In one of our many topics, we talked about priest conference days. He recently had the experience of wanting to assist the priests of his diocese with a workshop on liturgical celebrations. Unfortunately, he was met with the comment that the priest did not need someone to talk/teach them about "how to say Mass." My comment was that is exactly what they need.

Jesuit Fr. Thomas Reese's article talks about the change that this possible with the right people on the right committees. I would offer that that could be very helpful but it will not help the situation of priests who "say Mass" rather than "celebrate liturgy." Seminary preparation needs to revert to former days when future priests were given tools to be "strong, loving, wise" in their presiding at liturgies. I shudder to think how they are being taught to celebrate the greatest mystery, the greatest banquet we have. From preaching to the style of presiding at liturgies, all of this needs reviewed and revised.

Vienna, West Virginia


Reading Jesuit Fr. Thomas Reese's article was both encouraging and at the same time disconcerting.   

Encouraging in the sense that finally a contemporary Biblically-based understanding of the Eucharist is being explained and promoted. Taking a cue from the readings assigned for the Third Sunday of Easter, the risen one is made manifest in the "breaking of the bread." The Eucharistic mystery is a means of becoming Christ. By virtue of the Eucharistic liturgy, we become his body, we become his blood, we become his presence in space and time, we become his resurrection. In the context of Pauline theology, we "put on Christ," the resurrected Christ. With St. Paul, we are enabled to claim "I live now, not I, but Christ lives in me."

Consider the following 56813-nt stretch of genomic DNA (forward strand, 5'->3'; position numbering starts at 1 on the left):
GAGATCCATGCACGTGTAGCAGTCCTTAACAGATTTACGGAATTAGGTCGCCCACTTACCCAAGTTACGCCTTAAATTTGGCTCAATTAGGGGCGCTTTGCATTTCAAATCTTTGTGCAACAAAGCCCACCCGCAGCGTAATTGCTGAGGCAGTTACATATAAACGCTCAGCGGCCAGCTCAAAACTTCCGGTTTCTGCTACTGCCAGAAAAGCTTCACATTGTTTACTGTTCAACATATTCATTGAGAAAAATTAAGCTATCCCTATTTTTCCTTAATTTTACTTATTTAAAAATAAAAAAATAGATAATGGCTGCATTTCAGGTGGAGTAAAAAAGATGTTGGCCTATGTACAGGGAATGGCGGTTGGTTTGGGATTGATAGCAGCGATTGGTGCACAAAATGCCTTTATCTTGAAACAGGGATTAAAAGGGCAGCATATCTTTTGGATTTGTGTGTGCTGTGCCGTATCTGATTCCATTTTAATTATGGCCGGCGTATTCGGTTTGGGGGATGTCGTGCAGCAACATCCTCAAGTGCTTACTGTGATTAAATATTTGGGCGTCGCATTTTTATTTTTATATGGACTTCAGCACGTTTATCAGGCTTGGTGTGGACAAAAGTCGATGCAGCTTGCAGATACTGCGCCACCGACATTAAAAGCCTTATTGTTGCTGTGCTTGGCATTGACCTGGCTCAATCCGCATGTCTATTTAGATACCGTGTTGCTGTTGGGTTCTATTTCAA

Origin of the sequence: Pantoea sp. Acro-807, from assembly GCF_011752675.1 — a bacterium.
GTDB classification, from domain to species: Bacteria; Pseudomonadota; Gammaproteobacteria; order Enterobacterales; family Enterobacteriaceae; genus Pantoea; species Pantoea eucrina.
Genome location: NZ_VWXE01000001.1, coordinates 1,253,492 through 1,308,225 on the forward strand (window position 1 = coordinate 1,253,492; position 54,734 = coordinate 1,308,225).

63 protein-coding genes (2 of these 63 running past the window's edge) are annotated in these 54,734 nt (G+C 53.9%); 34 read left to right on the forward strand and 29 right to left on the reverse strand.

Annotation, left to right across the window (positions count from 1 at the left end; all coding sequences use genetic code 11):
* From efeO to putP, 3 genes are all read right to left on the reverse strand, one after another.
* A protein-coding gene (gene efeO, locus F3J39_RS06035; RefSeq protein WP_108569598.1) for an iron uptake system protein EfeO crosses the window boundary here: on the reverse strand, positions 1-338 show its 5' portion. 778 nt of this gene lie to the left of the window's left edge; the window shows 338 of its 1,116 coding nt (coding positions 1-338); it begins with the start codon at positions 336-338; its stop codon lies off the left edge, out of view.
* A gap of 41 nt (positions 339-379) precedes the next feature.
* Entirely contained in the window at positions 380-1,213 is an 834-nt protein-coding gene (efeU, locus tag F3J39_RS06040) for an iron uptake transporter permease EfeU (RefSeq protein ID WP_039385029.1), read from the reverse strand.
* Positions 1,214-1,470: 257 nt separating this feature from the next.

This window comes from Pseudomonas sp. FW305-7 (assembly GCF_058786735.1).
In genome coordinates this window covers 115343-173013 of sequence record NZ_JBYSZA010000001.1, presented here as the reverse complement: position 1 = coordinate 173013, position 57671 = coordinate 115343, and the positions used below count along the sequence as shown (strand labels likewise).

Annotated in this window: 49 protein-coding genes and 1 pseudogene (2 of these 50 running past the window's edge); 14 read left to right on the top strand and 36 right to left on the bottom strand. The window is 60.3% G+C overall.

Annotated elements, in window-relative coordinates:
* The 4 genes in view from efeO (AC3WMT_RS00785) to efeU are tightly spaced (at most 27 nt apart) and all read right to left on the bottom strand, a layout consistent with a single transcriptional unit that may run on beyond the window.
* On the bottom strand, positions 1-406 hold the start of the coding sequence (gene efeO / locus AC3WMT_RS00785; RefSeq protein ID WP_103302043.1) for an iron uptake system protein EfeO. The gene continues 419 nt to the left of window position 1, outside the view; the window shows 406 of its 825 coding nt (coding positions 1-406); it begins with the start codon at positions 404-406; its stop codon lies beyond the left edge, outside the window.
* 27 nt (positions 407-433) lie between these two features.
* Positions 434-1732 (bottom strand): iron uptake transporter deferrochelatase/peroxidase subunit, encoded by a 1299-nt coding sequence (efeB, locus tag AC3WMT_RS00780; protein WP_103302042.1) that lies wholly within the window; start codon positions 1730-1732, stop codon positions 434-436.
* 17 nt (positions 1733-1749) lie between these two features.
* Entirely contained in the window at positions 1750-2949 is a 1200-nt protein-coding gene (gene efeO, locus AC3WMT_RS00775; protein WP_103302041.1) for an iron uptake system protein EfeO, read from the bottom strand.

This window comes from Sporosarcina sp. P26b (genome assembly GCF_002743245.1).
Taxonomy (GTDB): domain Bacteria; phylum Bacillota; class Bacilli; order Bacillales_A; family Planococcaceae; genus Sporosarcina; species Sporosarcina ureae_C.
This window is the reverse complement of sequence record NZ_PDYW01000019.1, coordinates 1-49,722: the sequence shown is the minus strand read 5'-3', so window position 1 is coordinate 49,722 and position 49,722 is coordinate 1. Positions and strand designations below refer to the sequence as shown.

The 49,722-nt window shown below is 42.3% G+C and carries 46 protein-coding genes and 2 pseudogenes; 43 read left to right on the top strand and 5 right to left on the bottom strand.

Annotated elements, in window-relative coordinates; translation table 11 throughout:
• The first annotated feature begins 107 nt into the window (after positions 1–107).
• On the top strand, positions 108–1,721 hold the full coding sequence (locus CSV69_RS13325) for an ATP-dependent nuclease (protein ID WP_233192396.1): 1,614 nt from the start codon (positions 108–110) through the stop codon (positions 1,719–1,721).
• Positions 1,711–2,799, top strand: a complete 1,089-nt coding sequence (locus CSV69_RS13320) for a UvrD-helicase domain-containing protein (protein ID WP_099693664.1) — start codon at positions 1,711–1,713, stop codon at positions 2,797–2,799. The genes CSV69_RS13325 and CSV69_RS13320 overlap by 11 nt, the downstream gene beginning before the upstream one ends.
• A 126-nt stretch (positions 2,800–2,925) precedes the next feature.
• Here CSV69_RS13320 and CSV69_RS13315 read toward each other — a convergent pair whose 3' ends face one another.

Disconcerting in that the new translation of the liturgy seems to reflect a "Barthian" understanding of God as "wholly other" with an emphasis on a seemingly unreachable transcendentalism in addition to a sense of the intrinsic sinfulness of the petitioner. As an 83-year-old still teaching history and politics in a Catholic high school, I refuse to use the new translation which seem to be so removed from the lives of the faithful. Unless deferring to the practice of local parishes, when at school, I say Mass with an old American 1974 Missal which is so positive, so clear and so up-lifting.

London, Ontario